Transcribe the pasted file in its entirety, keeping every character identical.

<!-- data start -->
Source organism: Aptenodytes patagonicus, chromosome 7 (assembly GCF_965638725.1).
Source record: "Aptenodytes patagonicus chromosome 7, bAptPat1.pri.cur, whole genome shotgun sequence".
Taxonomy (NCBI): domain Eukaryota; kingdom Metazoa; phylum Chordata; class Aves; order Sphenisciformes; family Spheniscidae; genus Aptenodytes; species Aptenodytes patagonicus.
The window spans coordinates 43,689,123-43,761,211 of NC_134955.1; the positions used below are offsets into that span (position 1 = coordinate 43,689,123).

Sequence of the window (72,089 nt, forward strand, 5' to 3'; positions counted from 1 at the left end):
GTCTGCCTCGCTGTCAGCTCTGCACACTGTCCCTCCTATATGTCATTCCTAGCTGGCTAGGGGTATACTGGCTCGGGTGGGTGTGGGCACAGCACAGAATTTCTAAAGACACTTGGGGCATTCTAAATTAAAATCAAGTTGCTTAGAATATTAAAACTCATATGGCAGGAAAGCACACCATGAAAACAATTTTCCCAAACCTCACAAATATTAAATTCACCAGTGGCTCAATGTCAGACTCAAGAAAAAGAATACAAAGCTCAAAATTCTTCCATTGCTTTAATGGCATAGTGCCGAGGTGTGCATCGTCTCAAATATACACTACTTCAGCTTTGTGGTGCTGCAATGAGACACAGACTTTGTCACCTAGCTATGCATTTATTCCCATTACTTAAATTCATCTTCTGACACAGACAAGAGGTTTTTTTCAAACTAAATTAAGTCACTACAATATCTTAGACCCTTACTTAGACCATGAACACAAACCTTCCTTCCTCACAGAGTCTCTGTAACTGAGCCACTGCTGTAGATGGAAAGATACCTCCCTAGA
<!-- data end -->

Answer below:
Source organism: Aptenodytes patagonicus, chromosome 7 (assembly GCF_965638725.1).
Source record: "Aptenodytes patagonicus chromosome 7, bAptPat1.pri.cur, whole genome shotgun sequence".
Taxonomy (NCBI): domain Eukaryota; kingdom Metazoa; phylum Chordata; class Aves; order Sphenisciformes; family Spheniscidae; genus Aptenodytes; species Aptenodytes patagonicus.
The window spans coordinates 43,689,123-43,761,211 of NC_134955.1; the positions used below are offsets into that span (position 1 = coordinate 43,689,123).

Sequence of the window (72,089 nt, forward strand, 5' to 3'; positions counted from 1 at the left end):
GTCTGCCTCGCTGTCAGCTCTGCACACTGTCCCTCCTATATGTCATTCCTAGCTGGCTAGGGGTATACTGGCTCGGGTGGGTGTGGGCACAGCACAGAATTTCTAAAGACACTTGGGGCATTCTAAATTAAAATCAAGTTGCTTAGAATATTAAAACTCATATGGCAGGAAAGCACACCATGAAAACAATTTTCCCAAACCTCACAAATATTAAATTCACCAGTGGCTCAATGTCAGACTCAAGAAAAAGAATACAAAGCTCAAAATTCTTCCATTGCTTTAATGGCATAGTGCCGAGGTGTGCATCGTCTCAAATATACACTACTTCAGCTTTGTGGTGCTGCAATGAGACACAGACTTTGTCACCTAGCTATGCATTTATTCCCATTACTTAAATTCATCTTCTGACACAGACAAGAGGTTTTTTTCAAACTAAATTAAGTCACTACAATATCTTAGACCCTTACTTAGACCATGAACACAAACCTTCCTTCCTCACAGAGTCTCTGTAACTGAGCCACTGCTGTAGATGGAAAGATACCTCCCTAGA